I’ve been watching the global pandemic data accumulate for months now. Like many, I’ve been trying to make sense of trends and patterns. Where is Covid19 having the most impact? Who will be affected? Who is managing it best?
There appear to be increasingly predictable causation branches that can operate independently, but dramatically increase in impact when operating together. If you’ve been watching the pandemic closely, little of this will surprise you. What surprises me, however, is how often the controls that can reduce the risks, and which are readily available, are routinely ignored. The four main causations are:
1. Age (median age and population over 65)
2. Population density (total numbers per square kilometre)
3. Being indoors (add to this the presence of circulating air conditioning and heating)
4. Movement (virus transportation).
Older median aged populations are far more at risk than younger median aged populations. A higher median age, also typically includes a greater proportion of people in the 65+ year age bracket. This cohort is far more susceptible. Where do older people congregate? Aged care facilities and hospitals are the obvious places. Co-morbidities increase the impact of the virus once affected, but generally, people seem not to be at greater risk of initial infection by having other conditions. People with other health conditions are more likely to tick more of the four causation boxes, so can be simply in the wrong place at the wrong time. That is, they have a higher probability of coming into contact with an asymptomatic spreader.
In Australia, our median age is 37.9 years. This places us 144th out of 235 nations or nation states. The global median is 30.9 years. The global median is lowered due to the African continent having a median age of 19.7 years, across a population of 1.3 billion people. It is, in world terms a remarkably young continental population, which may provide some protection against Covid19. That is to say, the infection rate may be similar to other places, but the fatality rate could be lower. To date, that is exactly what is occurring.
Italy (second oldest global median age at 47.3) is a prime example of the age risk. But that only tells part of the story. It is age, coupled with population density that creates a much bigger risk. Countries where populations live at close quarters are their own high risk. Italy has 60 million people crammed into that boot which covers the same area as Victoria and Tasmania combined. Italian authorities acted quickly when Covid19 was detected, but the combination of age and population density created an infection hothouse.
In Australia, the ACT has the highest population density, but a relatively small population. It also has a median age which is lower than the national median. Tasmania and South Australia are ‘old’ states, with median ages above 40 years, but with tiny population densities. Victoria, on the other hand, has a median age of 37, but a population density almost three times higher than the next most dense state (26 people per square kilometre, followed by NSW with 9.5 people per square kilometre). Victoria’s (read Melbourne’s) population density is growing rapidly and creates a question of the new risks associated with 21st century higher density living.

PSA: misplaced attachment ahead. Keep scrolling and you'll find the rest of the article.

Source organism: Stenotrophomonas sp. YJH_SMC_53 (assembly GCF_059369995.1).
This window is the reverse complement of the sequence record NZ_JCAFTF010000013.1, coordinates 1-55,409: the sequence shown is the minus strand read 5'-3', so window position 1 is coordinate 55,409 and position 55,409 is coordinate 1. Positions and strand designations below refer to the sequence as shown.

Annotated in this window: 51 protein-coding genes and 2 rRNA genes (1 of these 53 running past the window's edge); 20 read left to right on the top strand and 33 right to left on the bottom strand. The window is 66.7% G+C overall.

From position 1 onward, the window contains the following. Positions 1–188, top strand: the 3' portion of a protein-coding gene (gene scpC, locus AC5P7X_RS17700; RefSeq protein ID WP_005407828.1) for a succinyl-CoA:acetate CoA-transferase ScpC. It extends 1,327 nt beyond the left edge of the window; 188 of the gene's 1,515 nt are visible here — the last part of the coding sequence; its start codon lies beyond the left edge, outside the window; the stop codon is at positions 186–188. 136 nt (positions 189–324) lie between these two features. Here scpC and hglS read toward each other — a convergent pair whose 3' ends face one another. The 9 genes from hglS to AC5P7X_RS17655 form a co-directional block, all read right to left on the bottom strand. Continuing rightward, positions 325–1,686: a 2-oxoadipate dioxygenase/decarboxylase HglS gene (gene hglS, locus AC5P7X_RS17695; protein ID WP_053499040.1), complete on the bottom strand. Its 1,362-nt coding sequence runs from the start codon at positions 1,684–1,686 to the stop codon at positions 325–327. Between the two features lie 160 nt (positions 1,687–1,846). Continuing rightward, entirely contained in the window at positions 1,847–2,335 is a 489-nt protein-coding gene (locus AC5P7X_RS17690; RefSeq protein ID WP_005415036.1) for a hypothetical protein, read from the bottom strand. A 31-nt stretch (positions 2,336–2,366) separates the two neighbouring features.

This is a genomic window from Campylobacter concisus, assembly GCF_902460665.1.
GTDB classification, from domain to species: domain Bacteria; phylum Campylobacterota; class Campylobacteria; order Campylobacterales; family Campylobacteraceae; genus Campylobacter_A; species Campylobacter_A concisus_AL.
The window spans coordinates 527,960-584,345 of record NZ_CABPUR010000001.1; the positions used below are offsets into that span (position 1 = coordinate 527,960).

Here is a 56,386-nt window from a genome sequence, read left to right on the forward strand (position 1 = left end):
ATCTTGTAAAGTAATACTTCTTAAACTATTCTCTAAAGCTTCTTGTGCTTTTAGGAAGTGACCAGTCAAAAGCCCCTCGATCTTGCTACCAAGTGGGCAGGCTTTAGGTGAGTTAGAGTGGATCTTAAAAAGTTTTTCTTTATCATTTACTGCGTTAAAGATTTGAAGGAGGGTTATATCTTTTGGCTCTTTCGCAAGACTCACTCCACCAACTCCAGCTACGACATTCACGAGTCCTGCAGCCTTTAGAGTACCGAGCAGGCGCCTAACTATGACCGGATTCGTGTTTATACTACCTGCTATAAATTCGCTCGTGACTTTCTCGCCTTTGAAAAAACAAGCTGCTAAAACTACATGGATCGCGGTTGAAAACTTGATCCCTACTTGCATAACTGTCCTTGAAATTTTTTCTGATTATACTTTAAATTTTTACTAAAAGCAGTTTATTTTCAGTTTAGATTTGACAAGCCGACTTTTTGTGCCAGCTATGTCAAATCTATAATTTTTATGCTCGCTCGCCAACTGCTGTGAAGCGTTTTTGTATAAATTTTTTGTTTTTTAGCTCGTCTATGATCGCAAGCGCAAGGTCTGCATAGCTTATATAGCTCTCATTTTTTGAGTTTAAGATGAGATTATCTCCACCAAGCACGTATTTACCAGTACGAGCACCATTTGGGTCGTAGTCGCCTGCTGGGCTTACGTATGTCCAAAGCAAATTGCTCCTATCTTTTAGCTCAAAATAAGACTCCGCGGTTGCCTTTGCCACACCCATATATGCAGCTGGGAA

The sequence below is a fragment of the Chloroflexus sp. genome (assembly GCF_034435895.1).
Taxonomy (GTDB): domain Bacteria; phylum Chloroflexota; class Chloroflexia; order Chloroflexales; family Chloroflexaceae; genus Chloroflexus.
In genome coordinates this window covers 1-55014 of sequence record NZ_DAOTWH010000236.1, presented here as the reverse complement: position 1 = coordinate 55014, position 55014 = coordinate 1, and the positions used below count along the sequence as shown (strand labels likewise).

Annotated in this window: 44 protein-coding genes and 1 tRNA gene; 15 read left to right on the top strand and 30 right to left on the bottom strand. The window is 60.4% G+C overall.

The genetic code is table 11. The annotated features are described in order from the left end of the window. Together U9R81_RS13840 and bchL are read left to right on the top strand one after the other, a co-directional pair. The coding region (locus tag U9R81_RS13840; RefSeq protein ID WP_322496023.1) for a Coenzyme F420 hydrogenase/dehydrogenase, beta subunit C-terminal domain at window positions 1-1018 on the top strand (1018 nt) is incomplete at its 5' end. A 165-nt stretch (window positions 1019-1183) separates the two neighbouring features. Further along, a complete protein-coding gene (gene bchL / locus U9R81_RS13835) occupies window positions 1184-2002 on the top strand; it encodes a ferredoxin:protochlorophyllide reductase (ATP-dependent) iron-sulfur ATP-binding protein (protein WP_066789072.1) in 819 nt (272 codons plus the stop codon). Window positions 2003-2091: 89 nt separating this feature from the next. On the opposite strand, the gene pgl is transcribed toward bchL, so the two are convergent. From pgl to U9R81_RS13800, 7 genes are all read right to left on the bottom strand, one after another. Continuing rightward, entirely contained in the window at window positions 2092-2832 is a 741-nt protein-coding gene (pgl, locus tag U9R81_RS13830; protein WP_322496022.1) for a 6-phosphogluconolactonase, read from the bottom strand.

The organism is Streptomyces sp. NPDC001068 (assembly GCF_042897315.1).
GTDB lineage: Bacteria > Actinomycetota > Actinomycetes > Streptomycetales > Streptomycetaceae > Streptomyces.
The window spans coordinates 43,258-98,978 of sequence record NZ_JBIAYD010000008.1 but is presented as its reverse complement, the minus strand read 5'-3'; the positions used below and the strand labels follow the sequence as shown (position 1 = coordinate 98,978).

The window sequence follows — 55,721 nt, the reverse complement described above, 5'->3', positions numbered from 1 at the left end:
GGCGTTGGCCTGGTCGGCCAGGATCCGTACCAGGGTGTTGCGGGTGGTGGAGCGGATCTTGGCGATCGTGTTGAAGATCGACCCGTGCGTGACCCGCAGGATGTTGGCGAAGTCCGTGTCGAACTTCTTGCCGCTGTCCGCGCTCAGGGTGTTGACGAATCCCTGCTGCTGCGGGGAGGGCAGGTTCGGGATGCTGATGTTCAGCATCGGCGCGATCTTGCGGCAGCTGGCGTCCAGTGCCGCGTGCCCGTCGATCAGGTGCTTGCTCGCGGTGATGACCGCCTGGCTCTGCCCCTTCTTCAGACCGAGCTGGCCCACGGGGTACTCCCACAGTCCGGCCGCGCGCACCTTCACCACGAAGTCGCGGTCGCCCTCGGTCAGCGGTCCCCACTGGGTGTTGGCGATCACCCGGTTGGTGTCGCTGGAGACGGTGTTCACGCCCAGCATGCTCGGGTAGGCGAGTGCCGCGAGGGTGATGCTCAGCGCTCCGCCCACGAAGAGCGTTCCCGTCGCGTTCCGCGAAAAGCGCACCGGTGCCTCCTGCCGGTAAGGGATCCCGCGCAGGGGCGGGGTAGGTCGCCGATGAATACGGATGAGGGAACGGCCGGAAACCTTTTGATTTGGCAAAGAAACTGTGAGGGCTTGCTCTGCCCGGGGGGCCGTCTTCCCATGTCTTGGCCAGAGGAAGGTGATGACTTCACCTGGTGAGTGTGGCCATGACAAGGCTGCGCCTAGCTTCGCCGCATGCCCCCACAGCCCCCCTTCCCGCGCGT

International studies are demonstrating how the infection spreads indoors at an alarming rate, compared to its relative dissipation outdoors. This recent article by Helen Thompson in Science News, unpacks studies across several countries and explains the risk of indoor work and dining. The lesson here is simple. Don’t work in office buildings at the moment, if you can work from home. More troubling though, Melbourne prides itself as being Australia’s food and bar capital. When that is combined with its population density and age profile, we have risk factors unrivalled in Australia.
The final risk factor is movement. This can be split into two sub-categories; (i) quarantine restrictions on returning travellers, and (ii) local movement within cities. With respect to returning travellers, Vietnam is the current world champion in managing this. With a population of 97 million, it went into hard lockdown on 23 January (one of the first in the world) and enforced strict quarantine for returning travellers. Over six months, Vietnam had had less than 400 cases and no deaths, which is an extraordinary outcome for a country of such high population density.
Local movement within cities is an unnecessary risk, particularly if basic control measures aren’t in place. We know that people can be infected but asymptomatic. When inconvenience is confused for deprivation of liberty, exacerbated by the stubborn refusal to regularly and thoroughly wash hands, not touch the face, use hand sanitiser and wear a mask, then we actively invite infection. The USA and Brazil are tragic examples of cultures that are literally killing themselves, on the insistence of freedom and individual rights, above caution and collective responsibility.
The lessons for us all in Australia self-evident if we take the time to look. In metropolitan Melbourne, we have one shot at avoiding Stage 4 lockdowns. Until mid-August:
- Stay home, work from home if you can,
- Wash hands regularly and thoroughly and use hand sanitiser,
- Spend time outdoors if you have an outdoor area at home,
- Care for older people by engaging with them virtually, rather than face to face, and
- Wear a mask, as a reminder, a signal and an actual control measure.